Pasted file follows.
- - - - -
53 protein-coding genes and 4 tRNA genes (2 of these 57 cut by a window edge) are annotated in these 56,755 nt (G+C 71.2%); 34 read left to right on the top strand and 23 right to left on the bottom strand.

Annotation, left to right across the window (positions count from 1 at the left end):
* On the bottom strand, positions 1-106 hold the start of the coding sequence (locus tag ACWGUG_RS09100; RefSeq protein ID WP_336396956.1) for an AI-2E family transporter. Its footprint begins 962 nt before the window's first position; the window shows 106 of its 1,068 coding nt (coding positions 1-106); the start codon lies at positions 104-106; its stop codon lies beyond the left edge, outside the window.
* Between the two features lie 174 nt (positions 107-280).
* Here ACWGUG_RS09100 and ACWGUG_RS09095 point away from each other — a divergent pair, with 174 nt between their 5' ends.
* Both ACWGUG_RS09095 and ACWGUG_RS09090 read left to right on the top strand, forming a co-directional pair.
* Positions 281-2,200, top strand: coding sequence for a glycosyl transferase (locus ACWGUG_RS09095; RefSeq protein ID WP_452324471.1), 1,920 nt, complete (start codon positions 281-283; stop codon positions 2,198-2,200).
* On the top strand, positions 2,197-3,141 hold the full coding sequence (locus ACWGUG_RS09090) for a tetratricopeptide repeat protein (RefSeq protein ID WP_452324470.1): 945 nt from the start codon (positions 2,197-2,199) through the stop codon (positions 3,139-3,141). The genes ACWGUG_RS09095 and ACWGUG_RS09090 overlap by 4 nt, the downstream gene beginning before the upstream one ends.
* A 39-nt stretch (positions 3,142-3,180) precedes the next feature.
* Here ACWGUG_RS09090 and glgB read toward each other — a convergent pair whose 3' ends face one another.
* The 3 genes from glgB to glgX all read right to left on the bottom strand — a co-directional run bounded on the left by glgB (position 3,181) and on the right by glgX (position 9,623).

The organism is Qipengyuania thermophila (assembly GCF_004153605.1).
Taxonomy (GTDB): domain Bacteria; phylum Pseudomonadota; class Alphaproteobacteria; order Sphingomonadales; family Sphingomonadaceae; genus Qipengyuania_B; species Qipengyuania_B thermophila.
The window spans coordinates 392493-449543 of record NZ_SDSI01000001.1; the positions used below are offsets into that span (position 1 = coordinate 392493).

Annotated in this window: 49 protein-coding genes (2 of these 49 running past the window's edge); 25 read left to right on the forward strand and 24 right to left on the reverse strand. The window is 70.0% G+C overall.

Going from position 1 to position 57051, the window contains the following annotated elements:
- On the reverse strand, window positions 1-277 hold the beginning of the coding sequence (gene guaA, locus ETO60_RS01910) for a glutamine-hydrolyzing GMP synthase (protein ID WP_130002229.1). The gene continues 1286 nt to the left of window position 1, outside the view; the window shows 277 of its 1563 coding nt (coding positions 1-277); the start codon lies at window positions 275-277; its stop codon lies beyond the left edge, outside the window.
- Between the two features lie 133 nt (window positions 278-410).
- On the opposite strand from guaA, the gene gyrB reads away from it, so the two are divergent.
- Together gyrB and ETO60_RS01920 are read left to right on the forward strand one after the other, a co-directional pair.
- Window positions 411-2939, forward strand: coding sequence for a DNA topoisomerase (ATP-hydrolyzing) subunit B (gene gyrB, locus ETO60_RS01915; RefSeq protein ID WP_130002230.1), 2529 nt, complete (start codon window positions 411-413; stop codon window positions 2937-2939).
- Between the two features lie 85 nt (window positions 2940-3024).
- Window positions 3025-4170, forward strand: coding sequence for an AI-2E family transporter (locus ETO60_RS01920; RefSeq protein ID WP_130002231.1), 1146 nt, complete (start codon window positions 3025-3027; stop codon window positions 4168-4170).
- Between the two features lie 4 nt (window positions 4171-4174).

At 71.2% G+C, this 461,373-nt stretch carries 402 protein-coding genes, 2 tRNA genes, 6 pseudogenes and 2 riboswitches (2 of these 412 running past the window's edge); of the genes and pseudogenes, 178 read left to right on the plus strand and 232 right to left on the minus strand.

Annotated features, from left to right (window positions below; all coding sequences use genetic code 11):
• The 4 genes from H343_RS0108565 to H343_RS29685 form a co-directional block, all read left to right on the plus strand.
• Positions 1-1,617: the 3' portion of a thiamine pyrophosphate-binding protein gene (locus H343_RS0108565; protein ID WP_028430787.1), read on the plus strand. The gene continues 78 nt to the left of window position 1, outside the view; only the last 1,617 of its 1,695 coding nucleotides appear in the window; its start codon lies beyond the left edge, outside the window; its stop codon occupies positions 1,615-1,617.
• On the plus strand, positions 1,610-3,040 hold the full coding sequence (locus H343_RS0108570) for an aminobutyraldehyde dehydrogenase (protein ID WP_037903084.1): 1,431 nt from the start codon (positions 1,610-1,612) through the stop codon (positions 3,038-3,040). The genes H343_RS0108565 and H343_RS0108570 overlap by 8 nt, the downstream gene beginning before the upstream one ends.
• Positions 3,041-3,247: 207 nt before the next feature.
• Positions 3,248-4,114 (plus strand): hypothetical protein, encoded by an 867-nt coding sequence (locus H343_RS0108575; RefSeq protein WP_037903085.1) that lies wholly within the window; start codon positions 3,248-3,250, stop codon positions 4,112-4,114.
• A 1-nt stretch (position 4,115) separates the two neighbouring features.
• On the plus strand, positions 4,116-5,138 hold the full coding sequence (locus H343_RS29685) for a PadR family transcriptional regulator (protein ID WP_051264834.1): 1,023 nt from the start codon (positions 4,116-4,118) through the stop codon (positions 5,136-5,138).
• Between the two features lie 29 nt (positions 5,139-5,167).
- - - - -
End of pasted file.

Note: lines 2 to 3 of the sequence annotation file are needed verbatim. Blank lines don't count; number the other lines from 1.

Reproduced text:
Annotation, left to right across the window (positions count from 1 at the left end):
* On the bottom strand, positions 1-106 hold the start of the coding sequence (locus tag ACWGUG_RS09100; RefSeq protein ID WP_336396956.1) for an AI-2E family transporter. Its footprint begins 962 nt before the window's first position; the window shows 106 of its 1,068 coding nt (coding positions 1-106); the start codon lies at positions 104-106; its stop codon lies beyond the left edge, outside the window.